Successful utilization of an EDW is built on a foundation of data integrity and standardization. In order to get meaningful predictions and correlations, quality questions must be asked and timely data should be available. Consideration for detailed item analysis to assess question performance would allow for developing a question inclusion or retention threshold. It will also be essential to normalize any data points across the intra- and interprogram metrics, ensuring consistency and standardization to help data validity and reporting.
Next, understanding and mitigating potential bias will help provide data integrity. Association, recall and sample bias are just a few potential pitfalls that may compromise analyses. Taking steps to minimize this through the aforementioned item analysis and contextual statistical analysis are two strategies to minimize bias. Data privacy and security measures also cannot be overstated. This is especially important if the EDW is incorporating patient outcomes or HCP performance data. Finally, being knowledgeable and realistic for learner growth over time is essential. Cognitive overload, competing interests and human nature all contribute to a decline in learned information over time.3,4,15,16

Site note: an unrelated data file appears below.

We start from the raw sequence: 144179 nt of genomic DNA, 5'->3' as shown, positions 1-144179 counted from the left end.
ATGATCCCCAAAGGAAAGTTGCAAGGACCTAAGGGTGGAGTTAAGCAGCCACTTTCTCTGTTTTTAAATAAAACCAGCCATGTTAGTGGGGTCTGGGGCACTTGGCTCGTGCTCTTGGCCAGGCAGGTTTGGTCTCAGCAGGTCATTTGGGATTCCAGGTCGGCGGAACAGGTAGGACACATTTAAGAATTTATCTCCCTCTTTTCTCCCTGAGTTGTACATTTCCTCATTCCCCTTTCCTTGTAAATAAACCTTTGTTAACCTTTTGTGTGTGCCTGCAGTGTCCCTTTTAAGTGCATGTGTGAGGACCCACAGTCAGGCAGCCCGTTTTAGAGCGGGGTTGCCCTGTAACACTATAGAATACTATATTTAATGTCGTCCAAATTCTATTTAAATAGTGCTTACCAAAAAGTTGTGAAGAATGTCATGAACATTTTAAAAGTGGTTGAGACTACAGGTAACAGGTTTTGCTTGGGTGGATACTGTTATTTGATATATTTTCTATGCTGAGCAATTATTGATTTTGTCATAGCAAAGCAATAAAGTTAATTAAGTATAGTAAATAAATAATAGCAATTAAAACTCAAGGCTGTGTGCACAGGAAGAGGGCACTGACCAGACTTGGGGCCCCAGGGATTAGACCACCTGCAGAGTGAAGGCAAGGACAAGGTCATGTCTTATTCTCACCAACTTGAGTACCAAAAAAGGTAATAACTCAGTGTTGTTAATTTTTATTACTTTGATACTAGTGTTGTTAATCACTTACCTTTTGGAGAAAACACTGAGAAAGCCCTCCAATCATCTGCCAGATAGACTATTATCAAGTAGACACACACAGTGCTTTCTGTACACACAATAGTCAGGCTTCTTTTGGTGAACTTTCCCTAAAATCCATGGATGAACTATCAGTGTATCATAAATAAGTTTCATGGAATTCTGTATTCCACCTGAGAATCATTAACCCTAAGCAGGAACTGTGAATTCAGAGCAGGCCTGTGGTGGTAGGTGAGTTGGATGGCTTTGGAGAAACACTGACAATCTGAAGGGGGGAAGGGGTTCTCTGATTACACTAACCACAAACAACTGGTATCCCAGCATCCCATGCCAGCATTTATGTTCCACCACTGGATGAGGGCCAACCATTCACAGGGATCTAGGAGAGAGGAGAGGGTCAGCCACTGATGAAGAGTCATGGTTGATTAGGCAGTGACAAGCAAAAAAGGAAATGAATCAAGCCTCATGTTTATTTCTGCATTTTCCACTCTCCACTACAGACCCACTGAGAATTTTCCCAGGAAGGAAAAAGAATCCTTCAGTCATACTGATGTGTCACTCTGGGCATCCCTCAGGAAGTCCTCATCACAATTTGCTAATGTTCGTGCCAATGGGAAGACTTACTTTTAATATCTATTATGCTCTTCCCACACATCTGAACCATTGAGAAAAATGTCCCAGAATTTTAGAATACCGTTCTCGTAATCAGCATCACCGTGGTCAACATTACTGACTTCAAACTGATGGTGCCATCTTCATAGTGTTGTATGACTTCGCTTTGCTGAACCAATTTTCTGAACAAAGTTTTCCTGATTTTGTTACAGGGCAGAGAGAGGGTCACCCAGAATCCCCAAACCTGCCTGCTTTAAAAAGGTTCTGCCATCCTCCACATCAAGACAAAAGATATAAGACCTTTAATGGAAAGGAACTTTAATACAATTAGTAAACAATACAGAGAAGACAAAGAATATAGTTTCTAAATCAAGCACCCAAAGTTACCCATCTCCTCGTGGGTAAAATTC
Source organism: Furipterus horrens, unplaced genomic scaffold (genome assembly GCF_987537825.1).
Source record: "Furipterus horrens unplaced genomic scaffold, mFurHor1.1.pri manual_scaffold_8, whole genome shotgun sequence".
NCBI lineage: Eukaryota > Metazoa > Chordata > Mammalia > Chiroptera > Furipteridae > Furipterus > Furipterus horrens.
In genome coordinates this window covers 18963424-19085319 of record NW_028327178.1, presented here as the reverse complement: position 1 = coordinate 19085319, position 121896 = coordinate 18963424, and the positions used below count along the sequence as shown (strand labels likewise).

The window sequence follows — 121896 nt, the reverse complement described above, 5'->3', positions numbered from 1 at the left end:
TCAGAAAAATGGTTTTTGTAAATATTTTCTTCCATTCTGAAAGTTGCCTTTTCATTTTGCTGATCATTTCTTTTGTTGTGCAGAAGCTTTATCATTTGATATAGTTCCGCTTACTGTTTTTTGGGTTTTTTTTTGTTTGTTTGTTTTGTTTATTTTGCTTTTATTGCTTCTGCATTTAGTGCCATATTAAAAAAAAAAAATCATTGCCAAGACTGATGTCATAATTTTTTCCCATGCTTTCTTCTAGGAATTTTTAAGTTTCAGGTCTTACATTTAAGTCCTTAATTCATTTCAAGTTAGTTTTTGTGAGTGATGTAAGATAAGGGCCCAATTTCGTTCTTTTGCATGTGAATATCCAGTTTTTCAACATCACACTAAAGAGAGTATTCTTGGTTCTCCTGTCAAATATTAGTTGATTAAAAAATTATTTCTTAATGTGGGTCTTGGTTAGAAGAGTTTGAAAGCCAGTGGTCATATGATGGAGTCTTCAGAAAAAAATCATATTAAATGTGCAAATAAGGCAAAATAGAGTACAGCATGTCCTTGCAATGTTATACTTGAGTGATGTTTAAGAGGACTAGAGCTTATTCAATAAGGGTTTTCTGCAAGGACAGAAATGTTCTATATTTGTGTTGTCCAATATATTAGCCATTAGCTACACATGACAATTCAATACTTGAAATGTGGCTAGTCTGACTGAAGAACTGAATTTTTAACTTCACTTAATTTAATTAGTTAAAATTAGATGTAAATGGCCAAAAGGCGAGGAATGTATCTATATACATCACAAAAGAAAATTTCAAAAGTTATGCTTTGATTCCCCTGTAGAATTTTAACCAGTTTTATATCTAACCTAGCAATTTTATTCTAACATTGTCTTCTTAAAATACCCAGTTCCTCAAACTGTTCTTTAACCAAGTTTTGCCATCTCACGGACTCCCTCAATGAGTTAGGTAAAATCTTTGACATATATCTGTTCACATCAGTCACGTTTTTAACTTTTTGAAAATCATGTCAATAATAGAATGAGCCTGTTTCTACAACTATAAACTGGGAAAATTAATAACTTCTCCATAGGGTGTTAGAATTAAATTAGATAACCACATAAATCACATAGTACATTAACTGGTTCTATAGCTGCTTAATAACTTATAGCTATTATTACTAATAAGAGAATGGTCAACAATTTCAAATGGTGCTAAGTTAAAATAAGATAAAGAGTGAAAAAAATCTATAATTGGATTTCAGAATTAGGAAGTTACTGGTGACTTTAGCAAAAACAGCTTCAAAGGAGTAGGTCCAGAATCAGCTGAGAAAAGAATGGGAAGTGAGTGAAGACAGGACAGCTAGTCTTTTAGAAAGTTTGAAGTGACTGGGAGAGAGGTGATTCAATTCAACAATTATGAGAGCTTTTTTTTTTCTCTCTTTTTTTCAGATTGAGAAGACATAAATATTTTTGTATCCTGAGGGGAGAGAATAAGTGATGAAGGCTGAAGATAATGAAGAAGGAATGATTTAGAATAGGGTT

Call to Action
Providers and consumers of CPD should consider careful application of small and big data for interpretation of success. Evaluating for potential bias, understanding item analyses and trending data over time are steps to interpret CPD data with validity and reliability. Understanding how to harness the power of data in a meaningful way is essential for CPD providers and supporters. Advocating for educational methodology that supports retention while also understanding how to use data as a signal for downstream impact can help us all advance the future of patient care.
1. MEDLINE® Citation Counts by Year of Publication.
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9. Collichio FA, Hess BJ, Muchmore EA, et al. Medical Knowledge Assessment by Hematology and Medical Oncology In-Training Examinations Are Better Than Program Director Assessments at Predicting Subspecialty Certification Examination Performance. J Cancer Educ Off J Am Assoc Cancer Educ. 2017;32(3):647-654. doi:10.1007/s13187-016-0993-6
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11. Cook DA, Andriole DA, Durning SJ, Roberts NK, Triola MM. Longitudinal research databases in medical education: facilitating the study of educational outcomes over time and across institutions. Acad Med J Assoc Am Med Coll. 2010;85(8):1340-1346. doi:10.1097/ACM.0b013e3181e5c050
12. Nasir K, Javed Z, Khan SU, Jones SL, Andrieni J. Big Data and Digital Solutions: Laying the Foundation for Cardiovascular Population Management CME. Methodist DeBakey Cardiovasc J. 2020;16(4):272-282. doi:10.14797/mdcj-16-4-272